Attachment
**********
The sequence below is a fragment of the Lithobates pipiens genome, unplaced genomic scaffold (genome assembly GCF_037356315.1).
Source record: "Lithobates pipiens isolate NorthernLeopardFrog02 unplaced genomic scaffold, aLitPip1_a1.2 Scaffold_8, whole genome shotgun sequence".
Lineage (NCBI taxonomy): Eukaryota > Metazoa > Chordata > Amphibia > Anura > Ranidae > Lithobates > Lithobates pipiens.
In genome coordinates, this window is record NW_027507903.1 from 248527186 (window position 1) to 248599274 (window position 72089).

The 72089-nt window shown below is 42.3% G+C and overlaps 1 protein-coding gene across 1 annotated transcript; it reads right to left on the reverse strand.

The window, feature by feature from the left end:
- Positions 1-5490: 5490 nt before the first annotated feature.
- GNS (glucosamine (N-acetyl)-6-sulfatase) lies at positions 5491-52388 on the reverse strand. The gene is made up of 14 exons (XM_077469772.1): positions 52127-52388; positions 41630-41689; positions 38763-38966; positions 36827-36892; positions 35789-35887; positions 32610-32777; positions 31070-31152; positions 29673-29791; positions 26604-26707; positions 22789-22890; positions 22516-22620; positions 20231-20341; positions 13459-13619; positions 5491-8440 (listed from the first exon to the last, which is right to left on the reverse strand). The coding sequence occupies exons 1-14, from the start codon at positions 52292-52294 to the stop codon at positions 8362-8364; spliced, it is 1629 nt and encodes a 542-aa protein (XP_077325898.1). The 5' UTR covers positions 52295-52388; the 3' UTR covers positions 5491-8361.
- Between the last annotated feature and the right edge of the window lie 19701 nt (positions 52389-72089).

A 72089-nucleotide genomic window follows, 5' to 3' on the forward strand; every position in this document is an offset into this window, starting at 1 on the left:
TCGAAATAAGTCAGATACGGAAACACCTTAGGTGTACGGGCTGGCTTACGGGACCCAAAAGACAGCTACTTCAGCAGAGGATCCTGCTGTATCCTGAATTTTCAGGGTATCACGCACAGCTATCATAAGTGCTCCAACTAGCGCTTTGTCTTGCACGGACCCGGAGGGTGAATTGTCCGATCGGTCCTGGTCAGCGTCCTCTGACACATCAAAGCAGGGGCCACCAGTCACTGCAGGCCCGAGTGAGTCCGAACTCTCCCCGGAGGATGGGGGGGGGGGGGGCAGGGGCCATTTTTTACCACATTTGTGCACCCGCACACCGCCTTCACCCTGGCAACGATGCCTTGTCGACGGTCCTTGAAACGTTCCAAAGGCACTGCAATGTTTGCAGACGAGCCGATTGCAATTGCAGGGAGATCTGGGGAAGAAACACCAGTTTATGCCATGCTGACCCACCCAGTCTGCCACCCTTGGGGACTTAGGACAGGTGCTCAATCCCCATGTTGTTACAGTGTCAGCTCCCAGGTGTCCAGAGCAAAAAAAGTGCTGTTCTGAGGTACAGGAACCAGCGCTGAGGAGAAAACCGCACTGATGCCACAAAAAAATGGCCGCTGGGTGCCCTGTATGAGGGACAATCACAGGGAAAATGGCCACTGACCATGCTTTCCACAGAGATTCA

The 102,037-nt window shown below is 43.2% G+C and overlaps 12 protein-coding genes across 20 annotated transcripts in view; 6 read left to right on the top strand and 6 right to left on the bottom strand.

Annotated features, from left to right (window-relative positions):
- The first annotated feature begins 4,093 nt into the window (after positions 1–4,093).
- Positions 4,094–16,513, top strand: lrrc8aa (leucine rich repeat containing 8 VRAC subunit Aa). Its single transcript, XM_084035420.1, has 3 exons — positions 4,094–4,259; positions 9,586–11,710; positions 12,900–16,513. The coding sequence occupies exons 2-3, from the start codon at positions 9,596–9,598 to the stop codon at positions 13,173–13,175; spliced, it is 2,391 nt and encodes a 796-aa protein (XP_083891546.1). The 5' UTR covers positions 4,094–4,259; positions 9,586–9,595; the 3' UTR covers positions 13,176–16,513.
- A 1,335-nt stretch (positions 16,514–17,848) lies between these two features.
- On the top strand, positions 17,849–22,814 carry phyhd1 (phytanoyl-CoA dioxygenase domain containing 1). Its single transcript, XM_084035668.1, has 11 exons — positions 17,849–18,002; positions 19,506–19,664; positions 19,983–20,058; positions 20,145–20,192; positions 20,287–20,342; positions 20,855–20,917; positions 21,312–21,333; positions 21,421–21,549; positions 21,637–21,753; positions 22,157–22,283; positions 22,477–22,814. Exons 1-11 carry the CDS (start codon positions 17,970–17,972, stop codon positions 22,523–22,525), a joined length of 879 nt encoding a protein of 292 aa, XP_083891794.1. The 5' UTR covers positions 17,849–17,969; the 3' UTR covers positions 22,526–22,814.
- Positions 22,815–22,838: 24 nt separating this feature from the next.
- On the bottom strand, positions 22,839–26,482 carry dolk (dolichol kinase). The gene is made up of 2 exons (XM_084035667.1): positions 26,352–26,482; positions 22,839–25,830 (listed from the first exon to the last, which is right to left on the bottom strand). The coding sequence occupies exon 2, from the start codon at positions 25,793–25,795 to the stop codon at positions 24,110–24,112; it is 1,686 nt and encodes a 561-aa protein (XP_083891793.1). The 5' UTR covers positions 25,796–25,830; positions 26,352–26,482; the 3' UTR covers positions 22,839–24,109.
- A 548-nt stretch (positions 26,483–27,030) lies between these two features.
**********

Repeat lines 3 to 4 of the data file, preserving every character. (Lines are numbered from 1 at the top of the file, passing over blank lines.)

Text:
Lineage (NCBI taxonomy): Eukaryota > Metazoa > Chordata > Amphibia > Anura > Ranidae > Lithobates > Lithobates pipiens.
In genome coordinates, this window is record NW_027507903.1 from 248527186 (window position 1) to 248599274 (window position 72089).